* Huge congrats to Obama for triumphing here over a really tough field.

* Bullshit Jobs, the Caring Classes, and the Future of Labor: An Interview with David Graeber.

* Historical Futurology. Check the footnotes for some nice citation of Green Planets!

* The sharing economy has a race problem. The Sharing Economy: 21st Century Technology, 19th Century Worker Protections. The Sharing Economy’s ‘First Strike’: Uber Drivers Turn Off the App.

* Nudes and female corporal ownership.

Hollaback and Why Everyone Needs Better Research Methods.

* How Racism Stole Black Childhood.

* Fracking Wells Abandoned in Boom/Bust Cycle. Who Will Pay to Cap Them?

* Americans Are Working So Hard It’s Actually Killing People.

* The justice system is a monster: Why Innocent People Plead Guilty.

* Finally, someone has put transubstantiation to a rigorous scientific test.

* On Saturday, Brittany Maynard used Oregon’s Death With Dignity law to end her life.

Erwin Chemerinsky read a 500-page biography of Antonin Scalia so you don’t have to. Spoiler alert: he’s the worst.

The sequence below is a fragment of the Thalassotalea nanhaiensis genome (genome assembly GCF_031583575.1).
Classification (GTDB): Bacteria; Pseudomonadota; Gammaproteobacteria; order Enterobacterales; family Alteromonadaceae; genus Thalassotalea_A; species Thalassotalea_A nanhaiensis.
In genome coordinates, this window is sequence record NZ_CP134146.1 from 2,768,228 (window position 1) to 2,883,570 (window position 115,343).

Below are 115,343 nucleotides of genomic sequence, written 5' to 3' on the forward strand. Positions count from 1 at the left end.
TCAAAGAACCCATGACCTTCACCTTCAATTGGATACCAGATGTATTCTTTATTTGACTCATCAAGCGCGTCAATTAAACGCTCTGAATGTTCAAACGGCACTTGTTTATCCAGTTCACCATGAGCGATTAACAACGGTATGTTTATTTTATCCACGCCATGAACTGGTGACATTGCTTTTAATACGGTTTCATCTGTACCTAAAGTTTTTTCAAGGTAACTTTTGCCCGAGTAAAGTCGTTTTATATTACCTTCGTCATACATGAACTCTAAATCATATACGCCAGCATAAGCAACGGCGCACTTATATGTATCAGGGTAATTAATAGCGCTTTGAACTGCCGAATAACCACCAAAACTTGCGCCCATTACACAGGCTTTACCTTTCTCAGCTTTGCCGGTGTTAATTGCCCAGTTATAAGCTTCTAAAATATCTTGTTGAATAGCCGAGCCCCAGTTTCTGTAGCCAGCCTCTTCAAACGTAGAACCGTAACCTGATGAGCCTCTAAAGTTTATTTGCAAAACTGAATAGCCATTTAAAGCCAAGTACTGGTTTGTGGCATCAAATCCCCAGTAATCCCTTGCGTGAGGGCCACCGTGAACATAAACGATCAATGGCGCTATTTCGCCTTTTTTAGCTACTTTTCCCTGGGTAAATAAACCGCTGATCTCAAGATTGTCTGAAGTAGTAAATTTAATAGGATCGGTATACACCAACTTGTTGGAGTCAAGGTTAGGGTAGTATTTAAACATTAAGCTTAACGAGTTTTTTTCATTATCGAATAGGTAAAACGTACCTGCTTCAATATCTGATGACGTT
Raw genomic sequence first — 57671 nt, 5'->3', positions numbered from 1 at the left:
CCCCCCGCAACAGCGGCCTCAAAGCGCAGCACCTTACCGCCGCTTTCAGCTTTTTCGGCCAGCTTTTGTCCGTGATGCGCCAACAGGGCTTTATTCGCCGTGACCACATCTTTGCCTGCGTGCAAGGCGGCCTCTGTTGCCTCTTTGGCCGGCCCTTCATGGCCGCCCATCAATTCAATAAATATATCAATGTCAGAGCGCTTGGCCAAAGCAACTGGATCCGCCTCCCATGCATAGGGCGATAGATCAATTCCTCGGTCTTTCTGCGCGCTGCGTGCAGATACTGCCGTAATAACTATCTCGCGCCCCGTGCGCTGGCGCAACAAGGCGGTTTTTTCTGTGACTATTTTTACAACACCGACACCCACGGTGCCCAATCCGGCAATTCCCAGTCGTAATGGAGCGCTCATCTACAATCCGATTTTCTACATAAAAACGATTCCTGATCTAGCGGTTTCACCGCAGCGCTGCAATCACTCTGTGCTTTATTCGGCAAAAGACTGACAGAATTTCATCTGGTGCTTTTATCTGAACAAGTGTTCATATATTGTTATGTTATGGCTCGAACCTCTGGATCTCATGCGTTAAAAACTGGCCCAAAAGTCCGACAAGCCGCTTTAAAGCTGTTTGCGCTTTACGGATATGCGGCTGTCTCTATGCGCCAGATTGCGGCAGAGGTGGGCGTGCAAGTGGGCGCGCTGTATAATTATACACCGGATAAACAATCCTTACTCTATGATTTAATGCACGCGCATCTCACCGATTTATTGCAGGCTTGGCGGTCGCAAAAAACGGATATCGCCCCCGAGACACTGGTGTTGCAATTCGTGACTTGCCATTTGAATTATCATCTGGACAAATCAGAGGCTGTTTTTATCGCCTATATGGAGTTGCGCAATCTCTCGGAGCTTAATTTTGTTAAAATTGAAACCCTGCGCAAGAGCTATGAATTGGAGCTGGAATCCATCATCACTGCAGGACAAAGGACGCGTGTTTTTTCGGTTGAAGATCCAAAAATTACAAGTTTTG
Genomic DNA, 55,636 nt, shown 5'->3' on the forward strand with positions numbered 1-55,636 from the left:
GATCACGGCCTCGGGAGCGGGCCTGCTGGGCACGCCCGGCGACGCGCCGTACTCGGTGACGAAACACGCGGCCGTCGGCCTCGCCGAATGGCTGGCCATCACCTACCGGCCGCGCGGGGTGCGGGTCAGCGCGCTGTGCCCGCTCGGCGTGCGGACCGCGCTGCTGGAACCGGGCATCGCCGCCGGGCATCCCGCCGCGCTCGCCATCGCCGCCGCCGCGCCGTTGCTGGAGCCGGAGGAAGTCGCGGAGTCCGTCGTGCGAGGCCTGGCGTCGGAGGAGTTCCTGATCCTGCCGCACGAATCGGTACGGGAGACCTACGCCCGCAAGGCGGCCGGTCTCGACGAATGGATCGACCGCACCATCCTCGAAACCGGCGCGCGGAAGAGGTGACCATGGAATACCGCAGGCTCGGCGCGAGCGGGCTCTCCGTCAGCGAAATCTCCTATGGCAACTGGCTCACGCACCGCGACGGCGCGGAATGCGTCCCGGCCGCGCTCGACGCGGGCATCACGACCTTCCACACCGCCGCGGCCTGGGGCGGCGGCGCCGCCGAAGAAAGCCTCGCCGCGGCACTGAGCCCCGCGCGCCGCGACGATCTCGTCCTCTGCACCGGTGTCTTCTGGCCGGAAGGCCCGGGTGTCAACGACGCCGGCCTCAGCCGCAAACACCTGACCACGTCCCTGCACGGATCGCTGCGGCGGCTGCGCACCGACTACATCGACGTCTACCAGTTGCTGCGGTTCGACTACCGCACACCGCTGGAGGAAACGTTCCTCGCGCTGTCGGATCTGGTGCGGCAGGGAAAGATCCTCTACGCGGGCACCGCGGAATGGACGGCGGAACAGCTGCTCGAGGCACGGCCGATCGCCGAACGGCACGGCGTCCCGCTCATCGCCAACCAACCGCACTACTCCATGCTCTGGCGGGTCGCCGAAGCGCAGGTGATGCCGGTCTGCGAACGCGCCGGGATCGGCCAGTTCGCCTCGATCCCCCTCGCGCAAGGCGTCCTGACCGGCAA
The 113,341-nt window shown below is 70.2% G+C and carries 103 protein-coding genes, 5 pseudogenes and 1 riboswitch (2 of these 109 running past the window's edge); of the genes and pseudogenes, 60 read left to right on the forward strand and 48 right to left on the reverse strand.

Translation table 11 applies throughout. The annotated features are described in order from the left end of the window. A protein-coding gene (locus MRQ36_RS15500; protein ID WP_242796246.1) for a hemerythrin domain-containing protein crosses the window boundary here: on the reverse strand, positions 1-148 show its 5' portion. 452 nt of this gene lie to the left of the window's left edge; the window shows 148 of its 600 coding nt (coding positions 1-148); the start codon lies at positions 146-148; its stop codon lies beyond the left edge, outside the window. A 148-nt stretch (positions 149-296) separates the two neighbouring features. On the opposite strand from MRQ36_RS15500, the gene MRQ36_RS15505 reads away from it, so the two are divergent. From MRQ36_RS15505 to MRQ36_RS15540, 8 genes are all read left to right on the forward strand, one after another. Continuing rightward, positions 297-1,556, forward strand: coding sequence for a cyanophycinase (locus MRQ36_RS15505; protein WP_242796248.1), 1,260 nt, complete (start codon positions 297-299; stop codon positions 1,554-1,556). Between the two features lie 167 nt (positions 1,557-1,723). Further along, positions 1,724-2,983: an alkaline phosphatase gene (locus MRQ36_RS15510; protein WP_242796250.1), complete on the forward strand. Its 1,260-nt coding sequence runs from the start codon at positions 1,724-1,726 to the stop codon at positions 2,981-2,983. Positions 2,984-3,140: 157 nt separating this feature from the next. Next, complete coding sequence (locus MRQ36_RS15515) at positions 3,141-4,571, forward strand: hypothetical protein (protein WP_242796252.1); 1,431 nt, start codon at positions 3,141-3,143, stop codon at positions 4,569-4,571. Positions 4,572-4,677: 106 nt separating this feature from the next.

* In praise of A Canticle for Leibowitz. Really bad third act problems, though.

People can feel lots of different things about Lena Dunham and her body of work. What I’m not comfortable with, and certainly not under the mantle of supporting victims and building a culture of consent, is for people to create a narrative of victimization and abuse for Grace Dunham that she has never claimed for herself.

Losing My Career to Illness: Academia and Parkinson’s Disease.

* Bruce Springsteen by the book.

Cheat-Sheet for a Non (or Less) Colonialist Speculative Design.

* FBI Files on African American Authors and Literary Institutions Obtained through the U.S. Freedom of Information Act.

* Mr. Rogers Talks To The Wicked Witch About Being Misunderstood.